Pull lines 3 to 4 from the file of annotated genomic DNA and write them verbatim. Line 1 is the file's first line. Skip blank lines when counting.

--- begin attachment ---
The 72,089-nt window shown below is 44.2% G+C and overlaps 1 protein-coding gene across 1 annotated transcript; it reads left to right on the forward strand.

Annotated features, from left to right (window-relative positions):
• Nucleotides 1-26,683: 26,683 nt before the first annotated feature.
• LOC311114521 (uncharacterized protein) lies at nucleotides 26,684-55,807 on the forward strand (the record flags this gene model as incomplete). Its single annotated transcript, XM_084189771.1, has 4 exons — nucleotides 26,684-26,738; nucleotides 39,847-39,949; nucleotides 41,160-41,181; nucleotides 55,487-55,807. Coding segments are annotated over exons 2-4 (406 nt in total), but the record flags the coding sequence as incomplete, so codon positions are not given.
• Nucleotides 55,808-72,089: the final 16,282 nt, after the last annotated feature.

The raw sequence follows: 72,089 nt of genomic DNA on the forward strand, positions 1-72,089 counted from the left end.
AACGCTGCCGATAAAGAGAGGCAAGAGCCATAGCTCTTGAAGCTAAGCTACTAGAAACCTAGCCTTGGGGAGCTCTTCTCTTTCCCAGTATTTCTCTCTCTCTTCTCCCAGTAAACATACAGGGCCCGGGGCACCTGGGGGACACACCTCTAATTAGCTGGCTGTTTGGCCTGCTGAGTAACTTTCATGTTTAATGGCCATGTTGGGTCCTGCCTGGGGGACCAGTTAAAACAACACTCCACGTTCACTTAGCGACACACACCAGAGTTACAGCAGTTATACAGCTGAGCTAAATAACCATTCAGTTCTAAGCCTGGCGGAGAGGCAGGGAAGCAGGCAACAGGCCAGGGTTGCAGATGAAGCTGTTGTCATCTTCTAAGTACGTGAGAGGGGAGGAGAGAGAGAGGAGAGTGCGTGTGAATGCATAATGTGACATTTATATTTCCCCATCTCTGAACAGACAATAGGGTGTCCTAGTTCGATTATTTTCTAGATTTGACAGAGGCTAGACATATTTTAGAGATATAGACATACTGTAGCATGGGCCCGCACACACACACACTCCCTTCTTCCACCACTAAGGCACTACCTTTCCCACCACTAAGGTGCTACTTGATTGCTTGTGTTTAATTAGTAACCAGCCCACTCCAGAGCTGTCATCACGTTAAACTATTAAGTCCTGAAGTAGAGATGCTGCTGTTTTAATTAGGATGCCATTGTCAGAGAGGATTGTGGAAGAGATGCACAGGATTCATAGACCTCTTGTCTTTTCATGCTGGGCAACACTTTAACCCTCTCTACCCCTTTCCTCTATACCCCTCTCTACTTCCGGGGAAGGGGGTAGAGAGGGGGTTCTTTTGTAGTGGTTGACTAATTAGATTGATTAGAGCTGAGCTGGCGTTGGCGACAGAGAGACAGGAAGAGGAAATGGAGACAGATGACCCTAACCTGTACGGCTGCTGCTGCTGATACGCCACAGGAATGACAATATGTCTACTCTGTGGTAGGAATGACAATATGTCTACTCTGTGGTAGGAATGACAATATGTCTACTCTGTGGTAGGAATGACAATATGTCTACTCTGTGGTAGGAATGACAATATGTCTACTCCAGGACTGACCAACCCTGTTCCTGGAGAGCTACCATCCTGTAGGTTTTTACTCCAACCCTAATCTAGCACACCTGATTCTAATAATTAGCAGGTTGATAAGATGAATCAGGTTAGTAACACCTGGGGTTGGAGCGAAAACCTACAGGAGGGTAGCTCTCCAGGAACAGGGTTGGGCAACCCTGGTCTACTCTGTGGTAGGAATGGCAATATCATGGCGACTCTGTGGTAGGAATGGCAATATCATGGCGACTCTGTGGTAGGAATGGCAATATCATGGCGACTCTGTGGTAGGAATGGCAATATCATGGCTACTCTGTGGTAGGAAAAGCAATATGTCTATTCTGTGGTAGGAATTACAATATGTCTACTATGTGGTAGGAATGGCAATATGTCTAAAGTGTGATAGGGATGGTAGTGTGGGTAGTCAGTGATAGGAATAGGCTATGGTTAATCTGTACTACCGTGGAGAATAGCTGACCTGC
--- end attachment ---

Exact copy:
• Nucleotides 1-26,683: 26,683 nt before the first annotated feature.
• LOC311114521 (uncharacterized protein) lies at nucleotides 26,684-55,807 on the forward strand (the record flags this gene model as incomplete). Its single annotated transcript, XM_084189771.1, has 4 exons — nucleotides 26,684-26,738; nucleotides 39,847-39,949; nucleotides 41,160-41,181; nucleotides 55,487-55,807. Coding segments are annotated over exons 2-4 (406 nt in total), but the record flags the coding sequence as incomplete, so codon positions are not given.